Sunday, June 21, 2020

Carl G. Washburne Memorial State Park, OR

Heading back to the Oregon Coast after visiting Silver Falls State Park, we stopped at Trader Joe's and gassed up the Roadtrek in Salem, OR, where on 06 Sep 2019, regular unleaded gas was the lowest price of our trip to date at $2.73.9/gallon! From Salem, we headed to Newport, OR, where we planned to visit the Oregon Coast Aquarium. Whereas, I had visited the aquarium once in 1997, Margaret was very much looking forward to her first visit.

Using a combination of sources (Google, Campendium, FreeCampsites.net, etc.), we drove south for a few miles on U.S. Route 101; and all we saw were sign after sign stating, "CAMPGROUND FULL." After striking out with campgrounds, we tried RV parks. After stopping at a couple of those that were also full, we parked and called several more—all of which were full! We briefly considered parking overnight at a casino south of Newport but decided against that because it was much too far away. So after trying for several hours, we decided to give up on visiting the aquarium. (I think I was more disappointed for Margaret than she was for herself.) We decided, instead, to concentrate on finding a place to camp farther down the highway. It was getting late; and, after a long day on the road, we were pooped! 

Cape Perpetua, Yachats, OR. Photo by Margaret.

Sunday, June 14, 2020

Silver Falls State Park, OR

[Note: It's been nearly four months since our last blog entry; and for that, I apologize. After five months taking in all of the scenic beauty during our West Coast States Adventure, it was a bit of a shock to arrive at home base and stay put. Since returning to San Diego County last October, we have been camping only once! Margaret did have some (ultimately, mostly inferior) mechanical work done on the Roadtrek. Early this year, both Margaret and I had some very unpleasant and long-lasting colds. We had out-of-town company stay with us for two weeks; and during that visit, our world came apart with the COVID-19 pandemic. We have been sheltering in our respective "tiny homes" (RVs) for three months so far, and our next great adventure that we had hoped to start in April has been postponed indefinitely. Although this period of self-isolation would have been the perfect time to publish the remaining entries from our last year's trip, simply put, I haven't been able to commit to looking at the photos; not knowing if or when we'll be able to travel again is extremely heartbreaking, as it is. I shall try to adjust my thinking and get_them_published. Thank you for your patience. We hope you enjoy visiting all of the locations featured here.]

September 5th, 2019, was a very long day. After leaving Kilches River County Campground and visiting Cape Meares, we headed south on U.S. Route 101 to Hebo, OR, where we turned east on Highway 22 toward Salem, OR.

Winema Wayfinding Point on U.S. Route 101 near Neskowin, OR. Photo by Virginia.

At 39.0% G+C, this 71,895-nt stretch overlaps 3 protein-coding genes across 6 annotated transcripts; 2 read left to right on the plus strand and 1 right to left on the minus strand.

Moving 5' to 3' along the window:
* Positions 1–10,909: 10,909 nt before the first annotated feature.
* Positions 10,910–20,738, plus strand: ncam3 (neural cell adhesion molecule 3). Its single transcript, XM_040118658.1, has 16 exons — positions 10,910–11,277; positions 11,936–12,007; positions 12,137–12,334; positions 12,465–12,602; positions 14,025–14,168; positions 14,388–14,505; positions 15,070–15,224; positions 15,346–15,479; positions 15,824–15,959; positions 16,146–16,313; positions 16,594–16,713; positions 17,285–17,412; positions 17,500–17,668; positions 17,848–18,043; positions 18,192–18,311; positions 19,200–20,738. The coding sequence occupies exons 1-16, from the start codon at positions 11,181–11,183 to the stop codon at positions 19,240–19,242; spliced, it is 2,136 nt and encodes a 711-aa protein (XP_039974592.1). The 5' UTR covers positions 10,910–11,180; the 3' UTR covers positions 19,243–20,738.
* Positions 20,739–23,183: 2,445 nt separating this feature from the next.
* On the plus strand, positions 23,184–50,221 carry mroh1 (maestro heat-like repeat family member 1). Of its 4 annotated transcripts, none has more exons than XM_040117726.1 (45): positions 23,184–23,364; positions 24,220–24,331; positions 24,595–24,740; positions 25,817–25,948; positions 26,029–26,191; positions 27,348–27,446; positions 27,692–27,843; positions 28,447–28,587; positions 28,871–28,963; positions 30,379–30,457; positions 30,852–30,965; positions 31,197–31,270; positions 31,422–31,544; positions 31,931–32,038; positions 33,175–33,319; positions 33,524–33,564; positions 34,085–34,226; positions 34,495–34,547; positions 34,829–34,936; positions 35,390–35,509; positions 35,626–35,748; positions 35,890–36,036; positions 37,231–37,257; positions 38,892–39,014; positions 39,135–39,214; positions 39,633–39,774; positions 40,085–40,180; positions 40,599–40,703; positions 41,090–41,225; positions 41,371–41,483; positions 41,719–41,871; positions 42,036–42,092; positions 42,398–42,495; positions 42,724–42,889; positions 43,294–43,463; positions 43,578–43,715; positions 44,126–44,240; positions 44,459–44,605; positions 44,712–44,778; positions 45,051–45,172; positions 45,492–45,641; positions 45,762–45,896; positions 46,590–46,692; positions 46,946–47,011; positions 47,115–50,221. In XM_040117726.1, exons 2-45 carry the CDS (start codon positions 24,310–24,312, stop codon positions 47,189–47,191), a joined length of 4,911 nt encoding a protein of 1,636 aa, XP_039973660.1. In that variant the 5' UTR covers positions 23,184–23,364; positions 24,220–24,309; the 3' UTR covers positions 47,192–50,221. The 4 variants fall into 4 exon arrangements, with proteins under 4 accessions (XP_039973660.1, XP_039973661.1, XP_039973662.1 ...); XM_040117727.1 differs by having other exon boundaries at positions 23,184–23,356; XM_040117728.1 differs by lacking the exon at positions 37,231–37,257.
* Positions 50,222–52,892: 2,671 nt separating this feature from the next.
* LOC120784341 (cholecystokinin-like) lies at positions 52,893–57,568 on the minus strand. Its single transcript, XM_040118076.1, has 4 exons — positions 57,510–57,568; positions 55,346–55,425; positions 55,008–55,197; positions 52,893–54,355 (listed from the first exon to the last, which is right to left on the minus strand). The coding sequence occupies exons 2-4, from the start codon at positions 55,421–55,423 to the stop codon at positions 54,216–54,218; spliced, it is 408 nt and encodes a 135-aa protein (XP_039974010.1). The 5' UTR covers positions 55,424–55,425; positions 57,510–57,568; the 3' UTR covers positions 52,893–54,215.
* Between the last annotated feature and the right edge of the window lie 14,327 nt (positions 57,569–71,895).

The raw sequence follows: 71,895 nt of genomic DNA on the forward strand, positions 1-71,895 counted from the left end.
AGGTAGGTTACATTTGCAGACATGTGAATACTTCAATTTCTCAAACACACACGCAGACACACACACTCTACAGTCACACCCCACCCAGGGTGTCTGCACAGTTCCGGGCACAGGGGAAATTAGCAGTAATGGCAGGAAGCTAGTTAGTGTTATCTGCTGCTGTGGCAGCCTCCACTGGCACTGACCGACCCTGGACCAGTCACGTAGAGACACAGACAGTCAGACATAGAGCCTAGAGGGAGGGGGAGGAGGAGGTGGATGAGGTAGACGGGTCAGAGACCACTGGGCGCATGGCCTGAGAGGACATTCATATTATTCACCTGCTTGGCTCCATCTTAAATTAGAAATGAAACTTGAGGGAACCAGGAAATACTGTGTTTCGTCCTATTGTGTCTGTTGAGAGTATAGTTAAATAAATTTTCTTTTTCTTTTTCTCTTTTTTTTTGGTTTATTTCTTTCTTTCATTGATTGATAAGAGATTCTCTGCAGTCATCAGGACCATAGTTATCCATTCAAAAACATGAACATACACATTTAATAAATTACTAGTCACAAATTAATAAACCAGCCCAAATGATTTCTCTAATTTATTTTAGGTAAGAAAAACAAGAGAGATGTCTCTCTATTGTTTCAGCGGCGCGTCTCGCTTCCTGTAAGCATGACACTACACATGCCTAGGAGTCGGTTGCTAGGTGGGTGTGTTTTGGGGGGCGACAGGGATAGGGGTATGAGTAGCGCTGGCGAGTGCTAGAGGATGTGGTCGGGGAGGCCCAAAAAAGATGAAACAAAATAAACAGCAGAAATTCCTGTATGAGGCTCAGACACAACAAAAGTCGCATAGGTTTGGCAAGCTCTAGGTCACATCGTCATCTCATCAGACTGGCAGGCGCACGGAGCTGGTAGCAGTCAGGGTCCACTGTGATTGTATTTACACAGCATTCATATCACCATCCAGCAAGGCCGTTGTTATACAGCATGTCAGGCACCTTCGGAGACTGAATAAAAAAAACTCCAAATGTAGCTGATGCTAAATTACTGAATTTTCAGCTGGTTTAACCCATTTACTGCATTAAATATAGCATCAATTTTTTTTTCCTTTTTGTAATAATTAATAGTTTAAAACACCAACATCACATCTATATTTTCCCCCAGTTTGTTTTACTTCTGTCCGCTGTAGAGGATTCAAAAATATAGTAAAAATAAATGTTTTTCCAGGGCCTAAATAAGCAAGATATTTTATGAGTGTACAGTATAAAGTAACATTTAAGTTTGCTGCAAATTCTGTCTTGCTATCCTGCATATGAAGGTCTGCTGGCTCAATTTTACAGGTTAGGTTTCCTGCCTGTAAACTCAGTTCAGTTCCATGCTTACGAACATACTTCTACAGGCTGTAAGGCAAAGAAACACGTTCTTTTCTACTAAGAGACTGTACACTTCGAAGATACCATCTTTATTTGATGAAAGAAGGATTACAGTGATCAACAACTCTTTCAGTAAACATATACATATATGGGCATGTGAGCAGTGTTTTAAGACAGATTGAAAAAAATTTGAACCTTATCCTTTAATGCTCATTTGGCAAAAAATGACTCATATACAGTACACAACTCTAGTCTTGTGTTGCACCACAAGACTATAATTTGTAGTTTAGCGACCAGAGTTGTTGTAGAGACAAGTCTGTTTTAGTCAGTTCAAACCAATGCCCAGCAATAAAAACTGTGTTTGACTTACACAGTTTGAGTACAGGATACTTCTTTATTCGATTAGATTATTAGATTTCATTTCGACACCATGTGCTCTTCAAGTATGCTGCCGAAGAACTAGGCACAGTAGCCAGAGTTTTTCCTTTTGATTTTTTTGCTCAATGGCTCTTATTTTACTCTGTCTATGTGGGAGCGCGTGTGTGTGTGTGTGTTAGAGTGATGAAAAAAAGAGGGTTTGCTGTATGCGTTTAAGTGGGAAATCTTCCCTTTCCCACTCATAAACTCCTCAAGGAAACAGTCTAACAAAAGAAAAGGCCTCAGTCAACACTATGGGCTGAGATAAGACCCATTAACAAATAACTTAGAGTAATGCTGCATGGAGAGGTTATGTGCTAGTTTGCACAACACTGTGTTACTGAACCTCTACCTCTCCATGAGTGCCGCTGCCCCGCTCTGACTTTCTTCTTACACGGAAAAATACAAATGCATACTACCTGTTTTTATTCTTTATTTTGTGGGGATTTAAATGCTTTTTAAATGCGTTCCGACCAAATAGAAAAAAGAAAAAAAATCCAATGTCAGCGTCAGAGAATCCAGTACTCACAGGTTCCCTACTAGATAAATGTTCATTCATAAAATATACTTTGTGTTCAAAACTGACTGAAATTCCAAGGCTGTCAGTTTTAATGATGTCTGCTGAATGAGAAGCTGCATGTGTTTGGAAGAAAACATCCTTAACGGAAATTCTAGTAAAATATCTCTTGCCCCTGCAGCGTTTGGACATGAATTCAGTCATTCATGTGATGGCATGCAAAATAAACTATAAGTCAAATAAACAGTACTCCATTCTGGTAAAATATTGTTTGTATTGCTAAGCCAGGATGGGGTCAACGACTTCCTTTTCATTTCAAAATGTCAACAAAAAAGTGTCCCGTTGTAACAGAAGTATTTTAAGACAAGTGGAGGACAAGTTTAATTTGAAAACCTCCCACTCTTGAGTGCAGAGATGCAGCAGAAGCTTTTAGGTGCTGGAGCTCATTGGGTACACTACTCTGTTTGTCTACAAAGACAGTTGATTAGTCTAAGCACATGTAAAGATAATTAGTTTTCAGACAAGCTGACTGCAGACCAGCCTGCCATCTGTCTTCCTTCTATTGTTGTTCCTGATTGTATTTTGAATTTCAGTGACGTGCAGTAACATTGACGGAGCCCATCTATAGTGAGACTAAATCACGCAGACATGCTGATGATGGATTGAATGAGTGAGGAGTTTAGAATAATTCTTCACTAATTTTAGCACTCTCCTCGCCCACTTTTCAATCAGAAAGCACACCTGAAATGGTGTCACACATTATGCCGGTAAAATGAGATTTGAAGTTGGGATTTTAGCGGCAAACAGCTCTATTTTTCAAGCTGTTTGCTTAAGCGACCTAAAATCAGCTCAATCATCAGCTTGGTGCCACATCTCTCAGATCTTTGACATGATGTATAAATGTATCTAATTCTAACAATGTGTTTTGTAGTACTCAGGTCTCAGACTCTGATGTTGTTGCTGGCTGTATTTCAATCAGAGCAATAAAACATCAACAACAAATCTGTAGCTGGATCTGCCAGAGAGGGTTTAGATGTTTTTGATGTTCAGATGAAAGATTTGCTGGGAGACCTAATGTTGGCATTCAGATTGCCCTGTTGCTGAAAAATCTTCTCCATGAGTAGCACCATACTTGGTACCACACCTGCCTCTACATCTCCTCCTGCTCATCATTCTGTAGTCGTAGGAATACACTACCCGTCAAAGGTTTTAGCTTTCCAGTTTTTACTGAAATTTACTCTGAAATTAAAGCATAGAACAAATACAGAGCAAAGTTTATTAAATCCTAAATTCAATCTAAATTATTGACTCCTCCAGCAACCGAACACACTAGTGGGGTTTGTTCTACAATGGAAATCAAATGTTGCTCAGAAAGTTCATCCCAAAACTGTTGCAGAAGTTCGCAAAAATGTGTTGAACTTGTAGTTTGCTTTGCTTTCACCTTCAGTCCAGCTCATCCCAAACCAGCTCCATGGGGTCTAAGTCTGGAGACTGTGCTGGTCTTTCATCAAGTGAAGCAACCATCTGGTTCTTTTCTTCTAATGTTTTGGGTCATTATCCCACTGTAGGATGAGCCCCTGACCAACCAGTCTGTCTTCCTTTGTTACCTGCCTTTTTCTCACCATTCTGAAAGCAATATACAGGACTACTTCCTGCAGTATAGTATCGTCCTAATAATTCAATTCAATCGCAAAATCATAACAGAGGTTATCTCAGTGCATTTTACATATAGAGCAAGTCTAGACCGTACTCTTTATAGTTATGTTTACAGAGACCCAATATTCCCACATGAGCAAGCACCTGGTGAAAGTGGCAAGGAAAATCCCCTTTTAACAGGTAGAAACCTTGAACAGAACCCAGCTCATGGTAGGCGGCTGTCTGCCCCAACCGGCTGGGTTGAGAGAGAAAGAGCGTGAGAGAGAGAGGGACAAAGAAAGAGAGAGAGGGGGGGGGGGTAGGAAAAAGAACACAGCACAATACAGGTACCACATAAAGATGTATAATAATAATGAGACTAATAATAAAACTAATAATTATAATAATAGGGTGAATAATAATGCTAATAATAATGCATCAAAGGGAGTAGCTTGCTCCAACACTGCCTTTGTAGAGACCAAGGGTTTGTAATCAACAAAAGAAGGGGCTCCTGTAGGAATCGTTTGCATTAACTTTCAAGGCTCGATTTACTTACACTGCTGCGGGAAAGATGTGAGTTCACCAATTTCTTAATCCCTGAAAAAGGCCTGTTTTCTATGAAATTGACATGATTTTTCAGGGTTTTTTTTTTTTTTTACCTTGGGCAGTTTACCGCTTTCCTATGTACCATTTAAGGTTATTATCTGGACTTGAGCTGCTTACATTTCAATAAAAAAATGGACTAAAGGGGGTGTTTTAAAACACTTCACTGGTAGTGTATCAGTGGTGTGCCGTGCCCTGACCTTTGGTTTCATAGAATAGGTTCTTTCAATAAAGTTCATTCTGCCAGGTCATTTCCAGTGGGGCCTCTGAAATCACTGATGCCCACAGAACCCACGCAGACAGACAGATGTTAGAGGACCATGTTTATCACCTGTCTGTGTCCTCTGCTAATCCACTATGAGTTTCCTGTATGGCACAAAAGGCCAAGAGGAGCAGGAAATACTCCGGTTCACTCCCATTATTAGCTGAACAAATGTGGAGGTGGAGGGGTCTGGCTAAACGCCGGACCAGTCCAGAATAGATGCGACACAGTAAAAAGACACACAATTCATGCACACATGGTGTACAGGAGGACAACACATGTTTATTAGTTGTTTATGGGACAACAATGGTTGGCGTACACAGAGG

Sunday, February 23, 2020

Kilchis River County Campground & Cape Meares

After leaving Tillamook Creamery, we stopped at a Safeway for food; and using Google, Margaret located a campground just a few minutes away in Tillamook.

We arrived at Kilchis River County Campground on 04 September 2019 as it was getting dark. The camp host placed us in a site near the entrance and restrooms that backed up to a view of the Kilchis River. The site was level, so no need for levelers...YAY! The campground had only a few other well-spaced campers, potable water, those nice restrooms, a playground, trash, and recycling. Alas, as usual, there was no cell phone signal. (As nice as this county campground was, it was also a whopping $33 for just one night.)

We set up the Roadtrek in camping mode, put the groceries away, and made dinner. After a busy day of sightseeing and shopping, we were both ready for rest and reading time.

The Roadtrek at Kilchis River County Campground. Photo by Margaret.

Tuesday, December 31, 2019

Cannon Beach & Tillamook Creamery

We left Nehalem Falls Campground and headed to the Oregon coastal town of Cannon Beach on 04 September. I had visited this tourist town several times during the year-and-a-half I lived in Oregon in the late 1990s. It offered a very pleasant pedestrian shopping experience; and the beach, with its natural tide pools, was vastly different from those I had taken in prior to it.

In the twenty-two years since I last spent time there, it felt much larger and considerably busier—especially for a weekday following Labor Day weekend. We lucked out and found a parking spot on the main drag. The weather was a very pleasant 70°F; but it was quite overcast, which made for a lot of glare. Margaret and I strolled up and down Hemlock Street, stopping in Cannon Beach Bakery for some goodies and being awestruck by the photographic talents of Randall J. Hodges in his Images of the West gallery.

Cannon Beach is a charming and well maintained little town brightened by planters of colorful flowers and sporting an abundance of art galleries, boutiques, restaurants, and other specialty stores to enjoy.  

Cannon Beach Book Company on Hemlock Street. Photo by Virginia.

Wednesday, December 11, 2019

Nehalem Falls Campground

It was 02 September when we left Barview Jetty County Campground after five nights. We were both looking forward to peace, quiet, and a more natural camping experience. Margaret had Nehalem Falls Campground in mind; so we left the coast and headed up into the mountains of Tillamook State Forest where we were fortunate to find several open campsites (there are only 20), vault toilets, trash, recycling, and potable water (hand pump). What there wasn't was a cell phone signal, per usual. The fee was $20 a night, and we stayed for two nights.